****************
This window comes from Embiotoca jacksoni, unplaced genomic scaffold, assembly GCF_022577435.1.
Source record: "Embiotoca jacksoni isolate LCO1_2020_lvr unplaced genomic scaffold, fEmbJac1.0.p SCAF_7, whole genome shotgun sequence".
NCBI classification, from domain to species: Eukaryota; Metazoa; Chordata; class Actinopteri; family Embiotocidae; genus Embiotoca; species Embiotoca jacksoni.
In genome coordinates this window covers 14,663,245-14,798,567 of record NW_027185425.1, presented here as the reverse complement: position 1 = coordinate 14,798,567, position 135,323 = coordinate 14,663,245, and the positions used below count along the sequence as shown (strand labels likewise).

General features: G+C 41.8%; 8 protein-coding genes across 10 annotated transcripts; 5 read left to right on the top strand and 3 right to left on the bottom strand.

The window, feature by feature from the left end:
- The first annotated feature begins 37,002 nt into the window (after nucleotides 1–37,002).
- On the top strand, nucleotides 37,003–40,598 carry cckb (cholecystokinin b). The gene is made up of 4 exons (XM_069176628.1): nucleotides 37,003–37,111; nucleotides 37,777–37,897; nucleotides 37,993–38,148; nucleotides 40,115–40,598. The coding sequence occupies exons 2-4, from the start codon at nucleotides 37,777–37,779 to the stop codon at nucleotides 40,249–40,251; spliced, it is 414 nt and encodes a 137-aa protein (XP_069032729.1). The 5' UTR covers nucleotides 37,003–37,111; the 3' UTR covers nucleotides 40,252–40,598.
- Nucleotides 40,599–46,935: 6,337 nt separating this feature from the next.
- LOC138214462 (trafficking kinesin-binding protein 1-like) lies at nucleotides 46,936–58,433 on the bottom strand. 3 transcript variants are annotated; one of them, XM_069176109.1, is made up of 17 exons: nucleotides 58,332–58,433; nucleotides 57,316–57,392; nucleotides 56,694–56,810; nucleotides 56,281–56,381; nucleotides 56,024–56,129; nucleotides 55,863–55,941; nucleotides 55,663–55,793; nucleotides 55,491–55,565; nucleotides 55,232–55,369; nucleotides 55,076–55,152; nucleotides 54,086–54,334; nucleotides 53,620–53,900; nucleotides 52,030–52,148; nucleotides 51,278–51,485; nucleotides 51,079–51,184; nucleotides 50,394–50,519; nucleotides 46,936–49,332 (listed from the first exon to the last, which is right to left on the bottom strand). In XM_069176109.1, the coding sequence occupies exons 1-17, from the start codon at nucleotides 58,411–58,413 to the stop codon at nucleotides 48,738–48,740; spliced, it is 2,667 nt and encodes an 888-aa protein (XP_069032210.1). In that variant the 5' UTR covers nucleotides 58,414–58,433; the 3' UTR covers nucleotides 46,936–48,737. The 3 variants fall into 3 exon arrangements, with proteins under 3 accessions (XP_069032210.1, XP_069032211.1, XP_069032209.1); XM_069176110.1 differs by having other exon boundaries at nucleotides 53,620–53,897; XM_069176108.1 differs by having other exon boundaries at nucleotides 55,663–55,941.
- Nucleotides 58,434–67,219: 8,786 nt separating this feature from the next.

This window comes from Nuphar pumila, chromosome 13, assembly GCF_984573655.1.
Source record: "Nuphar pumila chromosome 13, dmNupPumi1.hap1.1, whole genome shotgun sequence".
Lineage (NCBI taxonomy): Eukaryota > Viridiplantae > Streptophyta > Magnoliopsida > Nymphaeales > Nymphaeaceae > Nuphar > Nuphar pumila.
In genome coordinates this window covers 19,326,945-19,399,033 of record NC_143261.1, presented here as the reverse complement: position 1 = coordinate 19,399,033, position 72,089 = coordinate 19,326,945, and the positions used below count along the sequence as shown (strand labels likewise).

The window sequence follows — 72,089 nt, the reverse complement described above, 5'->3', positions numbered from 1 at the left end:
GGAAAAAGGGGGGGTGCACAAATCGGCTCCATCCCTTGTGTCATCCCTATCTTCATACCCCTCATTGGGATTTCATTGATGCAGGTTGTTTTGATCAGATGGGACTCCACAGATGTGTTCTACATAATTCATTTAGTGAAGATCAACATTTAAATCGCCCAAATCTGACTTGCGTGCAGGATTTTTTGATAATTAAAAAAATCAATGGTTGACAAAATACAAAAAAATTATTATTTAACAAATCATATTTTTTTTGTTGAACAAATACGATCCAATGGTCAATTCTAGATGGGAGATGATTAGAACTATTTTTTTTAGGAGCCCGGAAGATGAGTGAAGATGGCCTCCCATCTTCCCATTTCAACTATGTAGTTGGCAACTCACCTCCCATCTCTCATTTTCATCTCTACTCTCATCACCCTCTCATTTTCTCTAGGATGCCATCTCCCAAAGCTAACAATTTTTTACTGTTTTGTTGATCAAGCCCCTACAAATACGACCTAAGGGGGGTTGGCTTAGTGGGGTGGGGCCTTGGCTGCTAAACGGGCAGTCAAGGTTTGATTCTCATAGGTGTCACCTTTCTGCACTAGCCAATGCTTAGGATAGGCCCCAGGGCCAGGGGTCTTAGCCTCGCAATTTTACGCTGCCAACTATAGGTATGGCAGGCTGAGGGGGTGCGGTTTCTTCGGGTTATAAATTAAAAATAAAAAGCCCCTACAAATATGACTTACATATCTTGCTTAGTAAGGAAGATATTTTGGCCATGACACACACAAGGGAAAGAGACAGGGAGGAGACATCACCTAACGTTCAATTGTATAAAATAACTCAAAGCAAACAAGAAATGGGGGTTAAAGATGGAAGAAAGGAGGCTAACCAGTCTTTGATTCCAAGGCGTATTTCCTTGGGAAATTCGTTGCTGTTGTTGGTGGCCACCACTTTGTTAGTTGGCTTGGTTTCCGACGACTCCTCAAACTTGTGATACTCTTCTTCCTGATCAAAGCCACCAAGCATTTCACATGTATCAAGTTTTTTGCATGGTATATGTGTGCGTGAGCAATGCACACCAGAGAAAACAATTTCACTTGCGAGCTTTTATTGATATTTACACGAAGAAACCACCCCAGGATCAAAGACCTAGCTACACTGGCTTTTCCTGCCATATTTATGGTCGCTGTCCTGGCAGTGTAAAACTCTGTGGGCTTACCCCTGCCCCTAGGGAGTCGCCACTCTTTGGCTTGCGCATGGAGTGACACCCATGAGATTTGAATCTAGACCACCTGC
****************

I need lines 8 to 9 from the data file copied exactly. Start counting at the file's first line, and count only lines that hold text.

- On the top strand, nucleotides 37,003–40,598 carry cckb (cholecystokinin b). The gene is made up of 4 exons (XM_069176628.1): nucleotides 37,003–37,111; nucleotides 37,777–37,897; nucleotides 37,993–38,148; nucleotides 40,115–40,598. The coding sequence occupies exons 2-4, from the start codon at nucleotides 37,777–37,779 to the stop codon at nucleotides 40,249–40,251; spliced, it is 414 nt and encodes a 137-aa protein (XP_069032729.1). The 5' UTR covers nucleotides 37,003–37,111; the 3' UTR covers nucleotides 40,252–40,598.
- Nucleotides 40,599–46,935: 6,337 nt separating this feature from the next.